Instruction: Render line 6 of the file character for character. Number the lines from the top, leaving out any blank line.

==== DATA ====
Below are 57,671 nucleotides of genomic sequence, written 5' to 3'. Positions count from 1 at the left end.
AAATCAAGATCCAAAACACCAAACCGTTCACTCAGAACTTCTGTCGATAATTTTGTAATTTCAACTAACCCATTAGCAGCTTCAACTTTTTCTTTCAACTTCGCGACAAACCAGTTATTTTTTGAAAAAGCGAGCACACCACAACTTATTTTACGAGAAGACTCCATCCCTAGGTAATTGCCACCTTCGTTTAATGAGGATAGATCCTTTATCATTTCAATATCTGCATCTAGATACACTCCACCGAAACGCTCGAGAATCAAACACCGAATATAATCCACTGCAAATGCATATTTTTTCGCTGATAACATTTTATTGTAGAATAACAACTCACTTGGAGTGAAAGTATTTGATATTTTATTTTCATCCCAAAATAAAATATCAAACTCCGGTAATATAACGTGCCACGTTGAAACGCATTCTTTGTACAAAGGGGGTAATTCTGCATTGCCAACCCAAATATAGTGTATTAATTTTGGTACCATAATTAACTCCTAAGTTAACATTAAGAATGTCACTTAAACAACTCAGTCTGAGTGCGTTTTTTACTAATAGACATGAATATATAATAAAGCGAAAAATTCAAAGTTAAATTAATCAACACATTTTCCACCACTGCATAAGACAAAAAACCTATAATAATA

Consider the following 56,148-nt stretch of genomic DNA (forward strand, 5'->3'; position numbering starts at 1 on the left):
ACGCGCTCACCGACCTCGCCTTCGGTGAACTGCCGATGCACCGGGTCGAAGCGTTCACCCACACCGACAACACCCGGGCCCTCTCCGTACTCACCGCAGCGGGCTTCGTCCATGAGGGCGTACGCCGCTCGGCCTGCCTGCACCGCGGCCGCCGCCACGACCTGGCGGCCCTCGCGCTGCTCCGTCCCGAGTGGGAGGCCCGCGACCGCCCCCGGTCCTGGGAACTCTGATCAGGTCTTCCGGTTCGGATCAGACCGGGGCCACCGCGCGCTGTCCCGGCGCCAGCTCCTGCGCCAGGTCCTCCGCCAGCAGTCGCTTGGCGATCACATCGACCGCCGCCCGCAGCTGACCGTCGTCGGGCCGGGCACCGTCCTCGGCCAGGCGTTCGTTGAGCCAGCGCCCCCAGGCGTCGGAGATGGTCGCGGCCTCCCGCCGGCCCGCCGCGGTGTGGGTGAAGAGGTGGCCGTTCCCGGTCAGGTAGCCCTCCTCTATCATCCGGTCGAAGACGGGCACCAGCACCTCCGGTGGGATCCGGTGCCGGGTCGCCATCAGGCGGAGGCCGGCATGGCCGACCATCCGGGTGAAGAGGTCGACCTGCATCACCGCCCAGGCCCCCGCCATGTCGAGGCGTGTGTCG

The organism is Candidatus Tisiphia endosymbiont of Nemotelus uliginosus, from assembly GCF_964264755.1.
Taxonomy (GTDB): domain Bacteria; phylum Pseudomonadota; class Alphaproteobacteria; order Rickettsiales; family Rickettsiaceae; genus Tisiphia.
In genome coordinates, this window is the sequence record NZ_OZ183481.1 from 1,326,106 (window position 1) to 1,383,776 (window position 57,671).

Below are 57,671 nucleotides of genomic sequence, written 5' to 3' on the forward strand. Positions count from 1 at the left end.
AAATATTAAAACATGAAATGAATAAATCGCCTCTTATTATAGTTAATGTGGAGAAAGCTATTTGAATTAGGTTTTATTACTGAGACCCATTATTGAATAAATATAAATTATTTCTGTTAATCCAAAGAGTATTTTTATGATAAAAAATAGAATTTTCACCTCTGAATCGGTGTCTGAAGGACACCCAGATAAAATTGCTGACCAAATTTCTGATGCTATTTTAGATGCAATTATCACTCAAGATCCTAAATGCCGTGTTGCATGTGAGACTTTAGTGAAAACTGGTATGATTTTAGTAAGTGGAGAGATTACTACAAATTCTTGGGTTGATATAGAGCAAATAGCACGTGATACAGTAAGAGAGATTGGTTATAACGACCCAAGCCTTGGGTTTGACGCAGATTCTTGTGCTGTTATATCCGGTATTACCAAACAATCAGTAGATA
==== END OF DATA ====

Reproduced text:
Taxonomy (GTDB): domain Bacteria; phylum Pseudomonadota; class Alphaproteobacteria; order Rickettsiales; family Rickettsiaceae; genus Tisiphia.